The final results are in and Britain has decided to leave the European Union.
The result was extremely unexpected, and finished up with 52% voting out.
All 32 areas of Scotland voted to stay along with Northern Ireland, but Wales voting for Brexit. Britain's 52% equates to more than 16.5 million people.
Not a lot will change straight away, but the ripple effect will be huge. The referendum is not binding and will have to be voted on by the government and prime minister.
British Prime Minister David Cameron voted Remain which could put his leadership in danger. He himself called the election and led the Remain campaign, so he may face calls to step down.
Throughout the day as the votes were being counted, exchange rates have skyrocketed and plummeted, with the pound being the lowest it’s ever been since 1985.
The Australian dollar could weaken, and markets of all sorts — stocks, futures, oil, butter – could be thrown into disarray.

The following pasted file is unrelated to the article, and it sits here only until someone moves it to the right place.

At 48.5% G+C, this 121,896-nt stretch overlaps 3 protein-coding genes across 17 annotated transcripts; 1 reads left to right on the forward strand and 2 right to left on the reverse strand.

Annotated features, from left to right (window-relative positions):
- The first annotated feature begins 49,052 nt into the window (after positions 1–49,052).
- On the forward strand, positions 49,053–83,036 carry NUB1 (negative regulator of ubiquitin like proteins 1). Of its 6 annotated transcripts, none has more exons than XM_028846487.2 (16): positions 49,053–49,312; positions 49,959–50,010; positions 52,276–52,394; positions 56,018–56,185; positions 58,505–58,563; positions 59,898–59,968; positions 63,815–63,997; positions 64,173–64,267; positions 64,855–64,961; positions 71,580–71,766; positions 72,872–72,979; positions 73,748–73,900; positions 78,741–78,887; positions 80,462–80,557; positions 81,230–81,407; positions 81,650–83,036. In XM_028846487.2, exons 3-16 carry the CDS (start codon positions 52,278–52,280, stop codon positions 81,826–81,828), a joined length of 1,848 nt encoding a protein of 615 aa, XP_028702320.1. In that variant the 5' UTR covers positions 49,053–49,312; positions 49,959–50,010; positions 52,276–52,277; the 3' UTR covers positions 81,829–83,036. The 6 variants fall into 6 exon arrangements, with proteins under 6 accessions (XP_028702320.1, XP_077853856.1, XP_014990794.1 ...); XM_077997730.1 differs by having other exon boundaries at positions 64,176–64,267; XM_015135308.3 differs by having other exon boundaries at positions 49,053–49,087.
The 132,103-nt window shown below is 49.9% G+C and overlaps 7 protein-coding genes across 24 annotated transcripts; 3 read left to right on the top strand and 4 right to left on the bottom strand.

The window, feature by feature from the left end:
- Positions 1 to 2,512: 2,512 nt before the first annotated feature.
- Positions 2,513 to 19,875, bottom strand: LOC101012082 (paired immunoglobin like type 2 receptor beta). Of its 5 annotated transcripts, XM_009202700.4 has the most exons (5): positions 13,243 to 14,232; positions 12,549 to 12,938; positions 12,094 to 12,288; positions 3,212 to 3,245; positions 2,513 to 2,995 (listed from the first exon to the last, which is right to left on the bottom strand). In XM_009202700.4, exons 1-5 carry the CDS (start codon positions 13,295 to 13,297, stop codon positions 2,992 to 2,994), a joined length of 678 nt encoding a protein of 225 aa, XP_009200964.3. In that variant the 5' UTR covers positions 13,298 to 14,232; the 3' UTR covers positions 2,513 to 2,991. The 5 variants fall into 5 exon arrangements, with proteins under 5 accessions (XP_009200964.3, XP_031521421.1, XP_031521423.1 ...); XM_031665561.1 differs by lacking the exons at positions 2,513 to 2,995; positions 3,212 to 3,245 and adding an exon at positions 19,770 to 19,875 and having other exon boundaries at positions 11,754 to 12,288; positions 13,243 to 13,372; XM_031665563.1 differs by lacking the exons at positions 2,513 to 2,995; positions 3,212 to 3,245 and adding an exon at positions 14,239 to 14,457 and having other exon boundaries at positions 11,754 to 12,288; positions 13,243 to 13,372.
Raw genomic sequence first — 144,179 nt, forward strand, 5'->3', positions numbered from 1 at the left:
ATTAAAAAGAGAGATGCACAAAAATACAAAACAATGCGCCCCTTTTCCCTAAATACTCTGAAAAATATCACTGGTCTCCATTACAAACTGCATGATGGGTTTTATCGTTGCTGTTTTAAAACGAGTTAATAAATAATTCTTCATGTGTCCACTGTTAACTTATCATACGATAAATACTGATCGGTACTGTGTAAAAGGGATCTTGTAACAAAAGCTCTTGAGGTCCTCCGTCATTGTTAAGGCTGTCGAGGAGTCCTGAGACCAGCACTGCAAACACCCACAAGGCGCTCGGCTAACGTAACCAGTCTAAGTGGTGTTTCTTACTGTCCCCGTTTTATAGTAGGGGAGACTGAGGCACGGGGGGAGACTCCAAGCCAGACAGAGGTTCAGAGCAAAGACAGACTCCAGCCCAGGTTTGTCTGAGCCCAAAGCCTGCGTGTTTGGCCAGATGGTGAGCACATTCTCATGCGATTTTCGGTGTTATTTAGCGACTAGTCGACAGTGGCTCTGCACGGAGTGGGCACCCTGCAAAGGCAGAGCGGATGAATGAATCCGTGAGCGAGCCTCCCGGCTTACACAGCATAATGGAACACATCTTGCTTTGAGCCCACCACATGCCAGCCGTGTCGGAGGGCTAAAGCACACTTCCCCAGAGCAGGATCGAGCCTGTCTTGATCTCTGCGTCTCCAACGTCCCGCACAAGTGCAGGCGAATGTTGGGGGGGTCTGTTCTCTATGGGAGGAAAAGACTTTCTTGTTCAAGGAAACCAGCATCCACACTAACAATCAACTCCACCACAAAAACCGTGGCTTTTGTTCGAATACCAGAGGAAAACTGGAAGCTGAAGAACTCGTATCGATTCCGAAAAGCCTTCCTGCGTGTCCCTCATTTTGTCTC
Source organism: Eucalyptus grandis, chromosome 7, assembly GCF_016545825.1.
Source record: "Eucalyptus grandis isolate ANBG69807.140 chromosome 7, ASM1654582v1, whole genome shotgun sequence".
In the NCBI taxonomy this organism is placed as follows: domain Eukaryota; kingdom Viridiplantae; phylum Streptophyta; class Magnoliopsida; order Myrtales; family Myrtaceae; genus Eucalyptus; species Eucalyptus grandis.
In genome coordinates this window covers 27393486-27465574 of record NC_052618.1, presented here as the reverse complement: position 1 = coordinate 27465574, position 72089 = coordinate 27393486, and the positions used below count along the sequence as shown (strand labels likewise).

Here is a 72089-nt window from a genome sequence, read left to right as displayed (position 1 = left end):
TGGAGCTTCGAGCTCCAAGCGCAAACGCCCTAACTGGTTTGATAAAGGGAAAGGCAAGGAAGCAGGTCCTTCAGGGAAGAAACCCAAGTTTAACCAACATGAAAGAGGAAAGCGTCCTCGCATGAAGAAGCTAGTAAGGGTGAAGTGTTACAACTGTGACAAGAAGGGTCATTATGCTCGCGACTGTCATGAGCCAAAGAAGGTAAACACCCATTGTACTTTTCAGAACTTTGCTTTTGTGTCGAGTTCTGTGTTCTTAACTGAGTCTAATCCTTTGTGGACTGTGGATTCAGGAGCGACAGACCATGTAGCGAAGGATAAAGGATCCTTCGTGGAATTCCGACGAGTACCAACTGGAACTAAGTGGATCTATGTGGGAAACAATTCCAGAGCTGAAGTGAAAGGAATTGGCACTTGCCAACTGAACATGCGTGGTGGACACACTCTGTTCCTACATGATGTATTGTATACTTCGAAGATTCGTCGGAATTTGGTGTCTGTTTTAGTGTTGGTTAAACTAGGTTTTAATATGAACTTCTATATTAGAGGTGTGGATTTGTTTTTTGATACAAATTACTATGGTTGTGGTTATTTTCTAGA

In terms of trade, Britain is only a minor player, as our focus is the Asia-Pacific region and giants such as China, Japan, South Korea and India.
This Brexit vote could also have an impact on the outcome of the July 2 federal election.
Malcolm Turnbull told reporters the vote showed the need for strong leadership. “It is a reminder that there are always going to be challenges in the global economy and that is why you need to have strong and stable government here in Australia.”
Prominent commentators took to Twitter to say their opinion:
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Australian Women's WeeklyToday 11:36am